Volume 81, Number 8 | July 21- 27, 2011
West and East Village, Chelsea, Soho, Noho, Little Italy, Chinatown and Lower East Side, Since 1933
A map showing the area of Hudson Square that Trinity is proposing for rezoning to allow residential use. The rezoning would also add height caps for new construction.
More conversions, schools wanted for Hudson Square
By Albert Amateau
Hudson Square property owners and Community Board 2 members last week swapped ideas about converting a district dominated by commercial and warehouse buildings into a 24/7 mixed-use, residential neighborhood.
The proposal by Trinity Real Estate, owner of 40 percent of developed property in the district, would allow new residential construction and conversions where they are now banned, except for a small number of pre-existing residential buildings that were “grandfathered” into the manufacturing/commercial district.
The proposed changes would also impose height limits where now there are none. In addition, the changes would encourage school and cultural uses where they are now limited.
Indeed, Trinity plans to build a 429-foot-tall residential tower and donate four floors at the base of the building to the city School Construction Authority for a 420-seat elementary school at Duarte Square, bounded by Sixth Ave., Varick St. and Grand and Canal Sts.
No formal application exists yet to rezone the proposed area, which extends between Canal and Houston Sts., variously between Sixth Ave. and Varick St., on the east side, and Hudson and Greenwich Sts., on the west side. But Trinity has made presentations to this newspaper, Board 2 members and neighbors with suggestions about possible features of the district.
A formal document and a draft scope of work for an environmental impact statement (E.I.S.) are expected toward the end of September, and the seven-month uniform land use review procedure (ULURP) is expected to begin next March or April, said David Reck, chairperson of the C.B. 2 Land Use and Business Development Committee, at a July 14 forum.
Keen Berger, C.B. 2 Social Services and Education Committee chairperson, told the forum last week that she was grateful to Trinity for donating the core and shell of a new elementary school.
“I only wish there was more,” she said. Berger declared that all major residential development should have a school component.
Trinity proposes that the new zoning allow residential conversions of existing commercial buildings that are 50,000 square feet or less in size to encourage the creation of more than 3,000 apartments over the next 10 years.
But Reck said that after talking to property owners, his Land Use Committee would ask the City Planning Commission to consider allowing residential conversion of buildings 80,000 square feet or less in size order to open up the district to even more new residential use.
A group of artists who own condo units in a commercial building at 145 Sixth Ave. at Dominick St. told the July 14 forum that they want to be able to convert the building, which is larger than 50,000 square feet, to residential use.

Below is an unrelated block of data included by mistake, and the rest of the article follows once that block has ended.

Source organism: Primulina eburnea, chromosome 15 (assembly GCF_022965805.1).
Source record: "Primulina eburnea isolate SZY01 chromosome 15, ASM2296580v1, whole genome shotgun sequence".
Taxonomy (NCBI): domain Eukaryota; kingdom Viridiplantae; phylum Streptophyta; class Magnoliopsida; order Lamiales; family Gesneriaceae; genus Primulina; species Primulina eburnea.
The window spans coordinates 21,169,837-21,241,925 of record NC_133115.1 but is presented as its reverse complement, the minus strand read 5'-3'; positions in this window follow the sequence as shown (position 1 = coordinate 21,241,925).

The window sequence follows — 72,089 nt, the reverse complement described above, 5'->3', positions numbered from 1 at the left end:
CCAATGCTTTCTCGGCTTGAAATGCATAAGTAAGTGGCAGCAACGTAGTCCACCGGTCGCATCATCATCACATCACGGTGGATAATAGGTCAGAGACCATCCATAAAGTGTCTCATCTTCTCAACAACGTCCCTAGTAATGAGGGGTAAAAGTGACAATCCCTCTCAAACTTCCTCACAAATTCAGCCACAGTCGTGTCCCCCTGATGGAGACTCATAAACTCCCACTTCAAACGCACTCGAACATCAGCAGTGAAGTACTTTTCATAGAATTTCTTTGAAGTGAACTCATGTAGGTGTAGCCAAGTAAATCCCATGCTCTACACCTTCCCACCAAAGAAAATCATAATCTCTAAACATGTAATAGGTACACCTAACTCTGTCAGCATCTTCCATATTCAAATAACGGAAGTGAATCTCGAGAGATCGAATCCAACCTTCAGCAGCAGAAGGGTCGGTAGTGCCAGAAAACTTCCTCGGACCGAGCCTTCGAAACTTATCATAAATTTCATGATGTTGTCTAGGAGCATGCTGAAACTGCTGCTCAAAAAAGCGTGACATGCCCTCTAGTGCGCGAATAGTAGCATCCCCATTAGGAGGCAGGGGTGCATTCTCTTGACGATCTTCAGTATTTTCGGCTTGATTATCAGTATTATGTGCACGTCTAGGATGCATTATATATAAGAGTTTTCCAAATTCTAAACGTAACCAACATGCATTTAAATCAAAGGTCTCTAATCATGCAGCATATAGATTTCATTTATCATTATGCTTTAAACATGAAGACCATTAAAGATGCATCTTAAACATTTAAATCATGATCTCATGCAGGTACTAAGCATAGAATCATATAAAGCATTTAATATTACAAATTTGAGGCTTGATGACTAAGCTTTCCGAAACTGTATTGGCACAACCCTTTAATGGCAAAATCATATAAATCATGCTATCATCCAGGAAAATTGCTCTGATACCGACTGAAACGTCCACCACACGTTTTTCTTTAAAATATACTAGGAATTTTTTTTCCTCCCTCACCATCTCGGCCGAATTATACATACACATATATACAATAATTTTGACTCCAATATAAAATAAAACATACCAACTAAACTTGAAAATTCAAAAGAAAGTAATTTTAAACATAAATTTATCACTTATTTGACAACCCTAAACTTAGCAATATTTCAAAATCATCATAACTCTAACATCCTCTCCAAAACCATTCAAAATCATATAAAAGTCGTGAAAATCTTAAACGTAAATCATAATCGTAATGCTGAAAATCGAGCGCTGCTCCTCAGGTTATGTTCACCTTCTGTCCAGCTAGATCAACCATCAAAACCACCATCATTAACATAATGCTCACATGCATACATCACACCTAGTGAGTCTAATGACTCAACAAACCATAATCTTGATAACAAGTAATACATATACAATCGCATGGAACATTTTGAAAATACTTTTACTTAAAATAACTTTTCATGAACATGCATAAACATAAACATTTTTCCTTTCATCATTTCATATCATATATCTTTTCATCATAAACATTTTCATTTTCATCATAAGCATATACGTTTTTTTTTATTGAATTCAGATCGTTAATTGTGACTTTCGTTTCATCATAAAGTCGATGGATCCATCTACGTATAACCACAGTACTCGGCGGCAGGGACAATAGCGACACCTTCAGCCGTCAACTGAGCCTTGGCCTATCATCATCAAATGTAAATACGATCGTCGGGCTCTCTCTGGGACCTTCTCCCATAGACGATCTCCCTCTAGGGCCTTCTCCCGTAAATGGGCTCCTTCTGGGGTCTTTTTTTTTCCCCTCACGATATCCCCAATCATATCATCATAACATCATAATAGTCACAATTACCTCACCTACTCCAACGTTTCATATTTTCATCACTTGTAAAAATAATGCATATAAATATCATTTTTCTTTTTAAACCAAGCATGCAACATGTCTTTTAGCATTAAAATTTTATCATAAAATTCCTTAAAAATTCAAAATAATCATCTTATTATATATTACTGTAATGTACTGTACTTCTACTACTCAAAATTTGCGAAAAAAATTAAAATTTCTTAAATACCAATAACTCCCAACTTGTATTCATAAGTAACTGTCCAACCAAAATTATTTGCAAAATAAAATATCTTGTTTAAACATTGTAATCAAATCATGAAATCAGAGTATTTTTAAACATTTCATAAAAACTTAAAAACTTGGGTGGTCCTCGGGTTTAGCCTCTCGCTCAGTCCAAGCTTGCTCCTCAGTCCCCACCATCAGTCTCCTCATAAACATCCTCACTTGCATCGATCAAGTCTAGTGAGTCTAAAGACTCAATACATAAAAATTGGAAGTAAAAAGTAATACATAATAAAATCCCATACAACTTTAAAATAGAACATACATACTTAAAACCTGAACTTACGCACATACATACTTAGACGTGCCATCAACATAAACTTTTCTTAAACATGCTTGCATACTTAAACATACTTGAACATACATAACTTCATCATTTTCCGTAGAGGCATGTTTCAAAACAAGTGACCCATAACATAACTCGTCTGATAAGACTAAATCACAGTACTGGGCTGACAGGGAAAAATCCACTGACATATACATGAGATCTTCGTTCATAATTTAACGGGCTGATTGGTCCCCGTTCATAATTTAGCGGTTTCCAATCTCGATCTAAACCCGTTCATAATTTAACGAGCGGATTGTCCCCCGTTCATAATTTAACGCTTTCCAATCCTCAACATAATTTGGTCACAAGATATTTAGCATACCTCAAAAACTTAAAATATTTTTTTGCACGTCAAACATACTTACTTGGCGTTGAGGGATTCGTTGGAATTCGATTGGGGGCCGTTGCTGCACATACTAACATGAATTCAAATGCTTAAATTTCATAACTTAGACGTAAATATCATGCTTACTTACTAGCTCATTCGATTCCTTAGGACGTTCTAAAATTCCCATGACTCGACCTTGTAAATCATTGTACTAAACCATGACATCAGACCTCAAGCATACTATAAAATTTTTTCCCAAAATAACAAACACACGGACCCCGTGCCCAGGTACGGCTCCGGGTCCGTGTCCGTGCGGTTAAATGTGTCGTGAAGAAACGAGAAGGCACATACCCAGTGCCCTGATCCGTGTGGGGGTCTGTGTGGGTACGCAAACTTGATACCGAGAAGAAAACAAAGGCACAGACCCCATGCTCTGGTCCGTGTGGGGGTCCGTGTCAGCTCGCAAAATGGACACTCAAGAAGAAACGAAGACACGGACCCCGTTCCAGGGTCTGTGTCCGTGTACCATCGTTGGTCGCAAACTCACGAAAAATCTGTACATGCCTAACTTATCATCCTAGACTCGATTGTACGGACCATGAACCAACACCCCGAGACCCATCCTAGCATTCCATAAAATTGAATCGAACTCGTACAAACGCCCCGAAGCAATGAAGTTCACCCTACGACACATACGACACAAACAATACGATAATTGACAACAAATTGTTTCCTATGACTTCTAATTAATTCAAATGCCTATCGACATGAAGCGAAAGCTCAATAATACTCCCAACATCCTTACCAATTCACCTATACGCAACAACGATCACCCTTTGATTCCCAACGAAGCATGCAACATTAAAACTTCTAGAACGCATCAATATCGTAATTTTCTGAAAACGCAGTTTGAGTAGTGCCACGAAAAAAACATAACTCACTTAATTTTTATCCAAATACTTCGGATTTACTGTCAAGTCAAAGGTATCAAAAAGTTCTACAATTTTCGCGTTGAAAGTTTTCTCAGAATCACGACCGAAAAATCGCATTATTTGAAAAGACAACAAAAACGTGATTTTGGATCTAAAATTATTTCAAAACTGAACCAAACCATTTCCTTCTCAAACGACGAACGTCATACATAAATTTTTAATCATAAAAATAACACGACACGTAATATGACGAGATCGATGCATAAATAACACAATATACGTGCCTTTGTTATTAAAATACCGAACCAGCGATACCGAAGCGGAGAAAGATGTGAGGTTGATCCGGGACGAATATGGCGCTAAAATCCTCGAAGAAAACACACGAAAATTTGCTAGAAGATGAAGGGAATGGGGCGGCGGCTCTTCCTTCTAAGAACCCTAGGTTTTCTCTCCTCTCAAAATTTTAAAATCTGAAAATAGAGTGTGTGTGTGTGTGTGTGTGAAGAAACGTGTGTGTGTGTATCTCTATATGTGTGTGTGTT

Regarding rules about bulk, Trinity is calling for a general 10 F.A.R. (floor area ratio) for commercial uses and 9 F.A.R. for residential uses, with a bonus for affordable housing.
(F.A.R. refers to the maximum allowable square footage of a building in relation to the property’s footprint.)
However, a much smaller F.A.R. of 5.4 is proposed for Watts and Broome Sts. between Sixth Ave. and Varick St. The Watts and Broome Sts. F.A.R. could rise to 7.2 with an affordable housing bonus.
Owners of old, three-to-five-story buildings on those two blocks, which were “grandfathered” for residential use, told the committee on July 14 that they wanted an F.A.R. increase to give them the option of adding a floor or two.
“The low F.A.R. was apparently a preservation measure, but there’s nothing there to preserve,” said Tobi Bergman, a C.B. 2 member who lives on Watts St.
The new zoning would impose a 320-foot height limit on new buildings on wide streets (higher for the building with school space), a185-foot limit on height of new construction on the narrow east-west streets and a 120-foot limit on the height of buildings on Watts and Broome Sts.
Regarding hotels in the district, Reck said new zoning would provide a process for special permits for new hotels with 100 or more units.
“We have several hotels in the district and I don’t foresee the development of any new ones for a long time,” Reck said.
Andrew Berman, director of the Greenwich Village Society for Historic Preservation, said he feared the new rules would allow the 40-story Trump Soho condo-hotel to convert to residential use. But a Trinity spokesperson said that was not possible.
Many lots in the district were created before the standard Manhattan grid was imposed and have odd shapes and sizes that make then difficult to develop.
“We foresee a lot of applications to the Board of Standards and Appeals for variances on the bulk rules,” said Reck. “We want the new zoning to include a responsible review process that is less onerous and takes less time than the B.S.A.”
Of course, the 800-pound gorilla in the district is the entrance to the Holland Tunnel between Varick and Hudson Sts. from Watts to Broome Sts.
The tunnel entrance runs under a parking lot that the Port Authority owns at the southeast corner of Spring and Hudson Sts. Nothing can be built above the location and the community board hopes the P.A. will allow it to become public green space, Reck said.